A Manhattan Supreme Court justice on Thursday struck down a state regulation that barred title insurers from passing along marketing and client-relations expenses to customers.
Justice Eileen Rakower issued a decision reversing the rule announced by the state Department of Financial Services in October 2017. The state plans to appeal the decision, DFS Superintendent Maria Vullo said.
Rakower said in her decision that parts of the agency’s regulation were “irrational” and could instead be addressed by the legislature rather than a state agency.
The regulation was created to prevent title insurance companies from charging consumers for marketing expenses through premiums at closing. An investigation by the agency in 2015 found title insurance companies and agents spend millions each year marketing to attorneys and real estate agents.
Those expenses, which could include meals, entertainment and other fees, were in turn billed to consumers in premiums as marketing costs. The DFS said in October that the practice violated a part of the state’s insurance law that prohibits the exchange of a rebate, fee, or any “other consideration or valuable thing” as an inducement for business. The DFS argued marketing and entertainment expenses fall under the latter category.
Rakower disagreed in Thursday’s decision, saying that any “other consideration or valuable thing” is akin to a rebate or fee, not a marketing expense.
“Indeed, ‘rebate,’ ‘fee,’ ‘premium,’ ‘charge’ and ‘commission,’ when construed together, indicated that the Legislature sought to remedy the mischief of kickbacks, not marketing expenses,” Rakower wrote.
Rakower also pointed to the title of that section of law, which only lists commissions and rebates as prohibited, not marketing expenses. The legislature did not write the law to restrict the marketing practices of title insurance companies, she wrote.
“To construe [the law] in this manner is to hold the Legislature intended to prohibit title insurance corporations from marketing themselves for business—and absurd proposition,” Rakower wrote.
The title insurance companies are represented by Gibson, Dunn & Crutcher partner Mylan Denerstein, who previously served as Gov. Andrew Cuomo’s chief counsel, as well as associates Akiva Shapiro and David Coon.
“The court’s thorough decision was very clear: these sweeping regulations exceeded the scope of DFS’s statutory authority and should never have been adopted,” Denerstein said. “As Judge Rakower explained, the regulations are internally ‘irreconcilable and irrational,’ and the notion that the legislature intended to ban the industry’s ordinary marketing activities is an ‘absurd proposition.’”
Rakower also annulled part of the regulation that prohibited in-house title insurance closers from accepting a gratuity or charging a pick-up fee during closing. But the regulation allowed independent title insurers to accept or impose those costs, a carve-out in the regulation based on public comments. Rakower called that exception “internally inconsistent.”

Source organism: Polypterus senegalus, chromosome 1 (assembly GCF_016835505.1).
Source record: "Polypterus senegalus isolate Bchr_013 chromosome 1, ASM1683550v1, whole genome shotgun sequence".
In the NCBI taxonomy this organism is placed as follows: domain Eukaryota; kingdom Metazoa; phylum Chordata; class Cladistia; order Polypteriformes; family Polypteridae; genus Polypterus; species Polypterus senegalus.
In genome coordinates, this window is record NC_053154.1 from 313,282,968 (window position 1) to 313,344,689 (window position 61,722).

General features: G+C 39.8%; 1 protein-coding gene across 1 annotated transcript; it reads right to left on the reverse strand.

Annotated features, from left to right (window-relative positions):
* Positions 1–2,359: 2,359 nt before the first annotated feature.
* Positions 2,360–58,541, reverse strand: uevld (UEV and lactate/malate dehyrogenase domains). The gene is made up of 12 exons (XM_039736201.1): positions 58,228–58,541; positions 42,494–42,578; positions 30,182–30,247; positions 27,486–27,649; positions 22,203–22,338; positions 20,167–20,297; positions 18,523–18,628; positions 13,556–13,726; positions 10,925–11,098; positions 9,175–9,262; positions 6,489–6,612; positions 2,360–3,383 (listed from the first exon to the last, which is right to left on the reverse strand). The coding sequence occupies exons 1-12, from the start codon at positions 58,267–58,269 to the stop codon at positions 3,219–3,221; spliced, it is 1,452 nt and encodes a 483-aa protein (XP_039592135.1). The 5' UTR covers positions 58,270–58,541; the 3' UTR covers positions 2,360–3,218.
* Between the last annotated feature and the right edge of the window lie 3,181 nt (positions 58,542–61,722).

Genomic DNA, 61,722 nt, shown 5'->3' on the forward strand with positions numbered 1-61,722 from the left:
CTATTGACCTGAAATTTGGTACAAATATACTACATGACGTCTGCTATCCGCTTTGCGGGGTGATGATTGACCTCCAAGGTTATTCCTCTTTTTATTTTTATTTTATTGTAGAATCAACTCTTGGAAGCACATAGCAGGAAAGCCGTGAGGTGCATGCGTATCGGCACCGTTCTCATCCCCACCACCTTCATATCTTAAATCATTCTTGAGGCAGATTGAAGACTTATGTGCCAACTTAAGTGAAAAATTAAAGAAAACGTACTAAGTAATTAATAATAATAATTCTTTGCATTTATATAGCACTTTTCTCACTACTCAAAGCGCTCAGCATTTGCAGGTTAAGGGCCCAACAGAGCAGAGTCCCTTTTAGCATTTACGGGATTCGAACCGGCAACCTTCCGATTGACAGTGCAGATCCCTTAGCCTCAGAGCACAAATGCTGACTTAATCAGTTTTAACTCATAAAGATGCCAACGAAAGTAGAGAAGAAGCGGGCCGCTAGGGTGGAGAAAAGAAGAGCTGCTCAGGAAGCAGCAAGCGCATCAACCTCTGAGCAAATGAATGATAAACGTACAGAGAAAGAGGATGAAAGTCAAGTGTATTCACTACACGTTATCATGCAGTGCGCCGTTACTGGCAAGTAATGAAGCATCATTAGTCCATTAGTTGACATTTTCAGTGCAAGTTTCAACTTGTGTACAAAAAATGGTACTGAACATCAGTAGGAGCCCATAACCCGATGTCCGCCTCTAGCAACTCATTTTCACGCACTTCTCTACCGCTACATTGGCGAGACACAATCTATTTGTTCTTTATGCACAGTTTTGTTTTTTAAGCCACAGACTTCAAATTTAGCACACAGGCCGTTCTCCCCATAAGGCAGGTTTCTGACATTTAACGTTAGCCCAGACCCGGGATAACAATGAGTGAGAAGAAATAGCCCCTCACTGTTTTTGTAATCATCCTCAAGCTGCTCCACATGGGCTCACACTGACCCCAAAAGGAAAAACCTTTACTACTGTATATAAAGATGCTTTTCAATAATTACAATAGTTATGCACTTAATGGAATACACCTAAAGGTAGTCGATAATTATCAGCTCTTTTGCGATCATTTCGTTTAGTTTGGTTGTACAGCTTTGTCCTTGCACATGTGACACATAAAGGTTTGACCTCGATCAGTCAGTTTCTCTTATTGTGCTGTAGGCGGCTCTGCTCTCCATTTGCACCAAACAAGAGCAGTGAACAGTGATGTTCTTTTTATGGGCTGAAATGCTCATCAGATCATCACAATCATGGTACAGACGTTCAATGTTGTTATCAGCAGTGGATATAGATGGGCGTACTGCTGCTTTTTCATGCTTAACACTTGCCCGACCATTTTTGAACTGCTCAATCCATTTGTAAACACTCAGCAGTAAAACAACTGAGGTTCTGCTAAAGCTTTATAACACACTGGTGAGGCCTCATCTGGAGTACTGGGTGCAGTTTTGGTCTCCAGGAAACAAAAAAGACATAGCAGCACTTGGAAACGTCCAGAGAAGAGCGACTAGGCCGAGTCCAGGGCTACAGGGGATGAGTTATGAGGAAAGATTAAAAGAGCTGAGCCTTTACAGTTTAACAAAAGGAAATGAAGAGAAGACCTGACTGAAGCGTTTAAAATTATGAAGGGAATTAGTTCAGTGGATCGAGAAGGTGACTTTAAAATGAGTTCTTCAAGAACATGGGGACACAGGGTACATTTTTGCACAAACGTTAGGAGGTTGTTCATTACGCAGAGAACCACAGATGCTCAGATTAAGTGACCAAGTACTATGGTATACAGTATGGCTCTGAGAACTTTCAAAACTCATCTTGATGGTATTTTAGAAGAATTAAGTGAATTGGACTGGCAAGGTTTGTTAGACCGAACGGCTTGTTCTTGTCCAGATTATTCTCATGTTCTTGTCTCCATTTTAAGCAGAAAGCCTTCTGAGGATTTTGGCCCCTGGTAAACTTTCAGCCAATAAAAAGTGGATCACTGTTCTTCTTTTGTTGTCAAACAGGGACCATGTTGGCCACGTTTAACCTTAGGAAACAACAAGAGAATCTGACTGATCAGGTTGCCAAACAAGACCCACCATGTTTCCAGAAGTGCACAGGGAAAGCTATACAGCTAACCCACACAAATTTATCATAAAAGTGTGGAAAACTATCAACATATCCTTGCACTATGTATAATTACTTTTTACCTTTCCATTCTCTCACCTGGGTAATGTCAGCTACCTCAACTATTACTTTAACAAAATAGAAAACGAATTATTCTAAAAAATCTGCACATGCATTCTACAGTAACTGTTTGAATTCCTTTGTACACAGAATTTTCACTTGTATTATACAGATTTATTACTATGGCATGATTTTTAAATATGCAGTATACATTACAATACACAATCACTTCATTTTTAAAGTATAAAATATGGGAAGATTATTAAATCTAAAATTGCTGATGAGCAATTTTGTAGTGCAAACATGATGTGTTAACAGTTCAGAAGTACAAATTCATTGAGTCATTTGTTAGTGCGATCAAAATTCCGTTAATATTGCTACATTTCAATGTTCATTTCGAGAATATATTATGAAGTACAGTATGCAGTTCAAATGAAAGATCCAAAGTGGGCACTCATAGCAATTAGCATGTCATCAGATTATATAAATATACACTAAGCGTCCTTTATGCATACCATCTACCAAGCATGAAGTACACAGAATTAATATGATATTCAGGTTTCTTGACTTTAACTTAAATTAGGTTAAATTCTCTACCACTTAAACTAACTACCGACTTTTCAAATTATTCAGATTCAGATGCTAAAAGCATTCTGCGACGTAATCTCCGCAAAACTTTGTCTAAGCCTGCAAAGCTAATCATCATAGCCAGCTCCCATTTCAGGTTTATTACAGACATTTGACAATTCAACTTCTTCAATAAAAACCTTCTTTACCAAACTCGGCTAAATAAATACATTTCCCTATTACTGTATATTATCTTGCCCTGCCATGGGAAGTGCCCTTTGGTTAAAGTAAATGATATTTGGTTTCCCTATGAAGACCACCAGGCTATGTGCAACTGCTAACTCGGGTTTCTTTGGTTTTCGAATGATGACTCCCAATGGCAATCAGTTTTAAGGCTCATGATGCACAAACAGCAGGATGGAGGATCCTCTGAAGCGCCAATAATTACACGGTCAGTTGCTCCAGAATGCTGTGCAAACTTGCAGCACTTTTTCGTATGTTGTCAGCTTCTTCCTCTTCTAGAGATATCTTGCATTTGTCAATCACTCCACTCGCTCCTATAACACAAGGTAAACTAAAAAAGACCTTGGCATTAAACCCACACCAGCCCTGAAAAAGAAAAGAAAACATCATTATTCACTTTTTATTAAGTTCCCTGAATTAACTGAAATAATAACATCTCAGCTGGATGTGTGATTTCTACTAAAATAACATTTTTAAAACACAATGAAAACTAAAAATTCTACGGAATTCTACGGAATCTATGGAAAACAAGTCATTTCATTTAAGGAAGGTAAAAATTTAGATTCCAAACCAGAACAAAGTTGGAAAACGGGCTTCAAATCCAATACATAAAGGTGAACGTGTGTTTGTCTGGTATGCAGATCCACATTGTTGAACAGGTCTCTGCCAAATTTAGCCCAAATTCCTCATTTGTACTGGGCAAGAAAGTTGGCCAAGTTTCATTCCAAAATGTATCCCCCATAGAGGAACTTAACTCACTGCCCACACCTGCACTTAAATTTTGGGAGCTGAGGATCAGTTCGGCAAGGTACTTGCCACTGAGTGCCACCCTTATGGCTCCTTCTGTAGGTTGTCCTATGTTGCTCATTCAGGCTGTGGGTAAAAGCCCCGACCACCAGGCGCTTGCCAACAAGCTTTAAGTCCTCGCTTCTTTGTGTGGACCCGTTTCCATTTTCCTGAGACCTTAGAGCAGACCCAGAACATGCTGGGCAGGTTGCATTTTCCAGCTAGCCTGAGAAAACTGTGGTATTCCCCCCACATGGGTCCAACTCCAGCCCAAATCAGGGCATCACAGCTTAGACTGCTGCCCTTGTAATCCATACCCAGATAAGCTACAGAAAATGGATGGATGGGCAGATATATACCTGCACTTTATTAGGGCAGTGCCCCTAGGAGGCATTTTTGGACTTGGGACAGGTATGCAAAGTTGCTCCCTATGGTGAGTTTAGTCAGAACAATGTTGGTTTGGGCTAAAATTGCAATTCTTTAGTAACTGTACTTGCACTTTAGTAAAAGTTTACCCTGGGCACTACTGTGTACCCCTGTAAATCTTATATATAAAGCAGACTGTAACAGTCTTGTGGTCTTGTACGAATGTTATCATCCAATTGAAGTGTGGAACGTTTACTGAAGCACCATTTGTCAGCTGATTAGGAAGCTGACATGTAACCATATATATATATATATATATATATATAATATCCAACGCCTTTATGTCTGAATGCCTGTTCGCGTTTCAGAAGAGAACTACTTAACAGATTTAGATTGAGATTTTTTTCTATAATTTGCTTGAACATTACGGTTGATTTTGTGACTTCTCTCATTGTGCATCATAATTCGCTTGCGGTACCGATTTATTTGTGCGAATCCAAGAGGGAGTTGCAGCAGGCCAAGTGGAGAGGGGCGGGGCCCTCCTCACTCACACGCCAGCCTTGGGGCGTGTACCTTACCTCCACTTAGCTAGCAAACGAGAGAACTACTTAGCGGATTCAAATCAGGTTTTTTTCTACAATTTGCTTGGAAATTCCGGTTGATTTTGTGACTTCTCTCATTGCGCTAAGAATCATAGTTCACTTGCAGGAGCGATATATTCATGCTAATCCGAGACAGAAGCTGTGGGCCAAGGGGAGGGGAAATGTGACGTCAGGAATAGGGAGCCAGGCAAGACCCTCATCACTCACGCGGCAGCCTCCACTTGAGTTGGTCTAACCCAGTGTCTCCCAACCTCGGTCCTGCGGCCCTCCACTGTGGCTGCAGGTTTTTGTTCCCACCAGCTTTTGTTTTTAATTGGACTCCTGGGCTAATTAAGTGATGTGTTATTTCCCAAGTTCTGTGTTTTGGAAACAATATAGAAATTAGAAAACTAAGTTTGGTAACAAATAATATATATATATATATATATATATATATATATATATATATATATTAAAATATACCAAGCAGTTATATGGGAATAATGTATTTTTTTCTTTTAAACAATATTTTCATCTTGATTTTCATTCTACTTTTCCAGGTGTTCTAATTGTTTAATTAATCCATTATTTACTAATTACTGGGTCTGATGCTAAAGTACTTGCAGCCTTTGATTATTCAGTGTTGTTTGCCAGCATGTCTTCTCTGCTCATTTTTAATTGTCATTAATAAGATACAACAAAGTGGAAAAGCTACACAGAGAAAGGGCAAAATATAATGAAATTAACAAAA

The DFS saw the changes as a way to protect consumers. The regulation was intended to save buyers money during closing, according to the agency. Vullo said in a press release announcing the regulation in October that because of the rule consumers “will know exactly what they are paying for during the closing process and that they will pay only their fair closing costs.”
Vullo maintained that position in a statement Friday.
“DFS remains steadfast in our belief that Regulation 208 is a necessary supervisory tool to ensure appropriate market conduct and to protect New York consumers,” Vullo said. “We remain certain of our legal opinion and are confident we will prevail on appeal.”
The legal action began when several title insurance companies filed an Article 78 petition with the Manhattan Supreme Court in February after the new regulation took effect. The New York State Land Title Association Inc., which represents the industry, along with the Great American Title Agency Inc. and Venture Title Agency, filed the petition.
At the time, those companies said the new regulations from the DFS would “wreak havoc on title insurance corporations, title insurance agents, and title closers across the state of New York.”
The petition followed opposition to the regulation by members of the state legislature in December and January. A few days before the regulation was scheduled to begin in December, three lawmakers asked the DFS to delay implementation until May. Assemblyman Kevin Cahill, a Democrat from the Hudson Valley who chairs the chamber’s insurance committee, wrote in a letter to the agency that the changes “will significantly destabilize an industry that has stability, reliability, and predictability at its very core.”
The DFS announced a few days later that the provision dealing with marketing expenses would take effect in February rather than December.
Members of the State Senate then passed a bill in January to roll back the regulation before it could take effect. The bill, sponsored by Sen. James Seward, a Republican from the Cooperstown area who chairs the insurance committee, passed unanimously in the Senate. It has yet to move in the Assembly, where Cahill is the sponsor.
As state regulators finalized the rule last year, title insurance companies spent $658,000 lobbying members of the legislature, the governor, and the DFS itself, according to filings with the Joint Commission on Public Ethics.